What I like most about this series is its realism. The characters seem real to me, their activities seem real, and their issues and problems seem real. I also really like the documentary feel of this series — the hand-held camera work in particular. It creates the sense that we’re simply eavesdropping on these people’s lives, that we’re voyeurs watching bits and pieces of their conversations and activities. And this bits-and-pieces element works really well — the narrative is often elliptical, forcing us to fill in gaps and figure out what’s happened in between scenes (though the series doesn’t make it difficult to fill in these gaps).

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Out of the South: A Review Saturday, Jun 14 2008 

Last night, PJ and I watched Out of the South, a documentary about a group of gay men who were born and raised in the South and who have started new lives in Los Angeles as adults. Here’s the trailer:

I should start by admitting up front that we’re friends with the writer, producer, and director of this film, Jason Ball. Furthermore, PJ and I talked at some length with Jason about this project when he was just starting to work on it. It’s obviously a little difficult and weird to review a friend’s work, but I’ll give it a go nevertheless. I’ll try to be as objective as possible in my review, though I understand that objectivity is especially difficult in this case.

Even though Jason is a friend, I think I would have loved this documentary even if I didn’t know him. It’s fun, interesting, and insightful. The film’s goal is to explore these men’s visions of the South, which often seem romanticized, and their reasons for leaving it (whether they’ve romanticize it or not). The set up is that Jason and his partner Troy host a Sunday dinner in which they and their guests make dinner and then talk around the table. Jason then also interviews each of the guests to probe a little further into their stories. These conversations end up covering such issues as religion, rural prejudices, relationships with parents and grandparents, and the joys and difficulties of growing up in the South. They also talk a little bit about what it’s like living in LA.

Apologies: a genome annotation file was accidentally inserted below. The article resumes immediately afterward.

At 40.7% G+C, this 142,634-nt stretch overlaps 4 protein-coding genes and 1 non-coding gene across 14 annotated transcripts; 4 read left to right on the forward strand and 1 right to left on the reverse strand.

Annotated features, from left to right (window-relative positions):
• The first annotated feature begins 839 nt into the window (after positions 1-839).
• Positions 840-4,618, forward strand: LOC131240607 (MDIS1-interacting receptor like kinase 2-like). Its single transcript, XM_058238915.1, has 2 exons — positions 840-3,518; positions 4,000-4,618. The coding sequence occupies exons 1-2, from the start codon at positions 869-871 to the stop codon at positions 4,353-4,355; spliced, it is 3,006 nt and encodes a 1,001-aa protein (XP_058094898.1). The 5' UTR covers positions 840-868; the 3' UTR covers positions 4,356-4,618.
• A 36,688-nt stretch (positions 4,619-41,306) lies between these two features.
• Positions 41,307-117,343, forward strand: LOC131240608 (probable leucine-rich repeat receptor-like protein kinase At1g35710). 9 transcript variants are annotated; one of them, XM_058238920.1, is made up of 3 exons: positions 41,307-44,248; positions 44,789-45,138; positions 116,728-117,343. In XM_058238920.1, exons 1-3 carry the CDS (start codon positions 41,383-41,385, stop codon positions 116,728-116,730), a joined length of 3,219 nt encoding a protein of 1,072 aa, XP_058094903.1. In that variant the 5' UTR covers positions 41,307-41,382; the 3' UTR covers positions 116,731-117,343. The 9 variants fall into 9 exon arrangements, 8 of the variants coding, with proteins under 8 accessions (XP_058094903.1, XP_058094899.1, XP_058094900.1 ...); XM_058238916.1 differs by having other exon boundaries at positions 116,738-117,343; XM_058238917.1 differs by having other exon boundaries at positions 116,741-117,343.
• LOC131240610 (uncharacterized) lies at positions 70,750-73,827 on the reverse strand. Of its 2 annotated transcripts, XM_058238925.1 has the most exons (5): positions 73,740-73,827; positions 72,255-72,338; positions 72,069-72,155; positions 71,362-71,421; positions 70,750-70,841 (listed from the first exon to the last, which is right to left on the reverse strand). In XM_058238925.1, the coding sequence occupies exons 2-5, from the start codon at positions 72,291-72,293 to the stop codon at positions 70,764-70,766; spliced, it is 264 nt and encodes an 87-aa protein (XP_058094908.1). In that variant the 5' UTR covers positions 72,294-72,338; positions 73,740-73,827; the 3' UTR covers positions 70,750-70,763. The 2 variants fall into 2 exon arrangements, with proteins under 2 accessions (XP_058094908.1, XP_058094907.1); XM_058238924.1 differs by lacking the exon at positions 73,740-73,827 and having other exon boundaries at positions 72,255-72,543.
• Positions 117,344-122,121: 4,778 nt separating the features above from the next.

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Shelter: A Review Wednesday, Jun 11 2008 

Tonight PJ and I watched Jonah Markowitz’s 2007 film Shelter, a movie about Zach, a young guy who has given up his dream of going to art school to help his sister raise her son, Cody. While hanging out with his best friend’s older brother, Shaun, Zach discovers that he’s attracted to Shaun and the two begin “seeing” one another. Ultimately, Zach has to decide whether to come out and how to deal with his sister’s inability to raise Cody. Here’s the trailer:

I love this movie. Apparently, I love movies about gay skateboarders/graffiti artists! First there was The Graffiti Artist. Then there was ‚ÄúCabalerno” from Boys Briefs 3. And now there’s Shelter. What I like about this movie is its pacing. It doesn’t try to squeeze too much into one film. Instead, it focuses on just a few central themes and then slowly, carefully unfolds its story.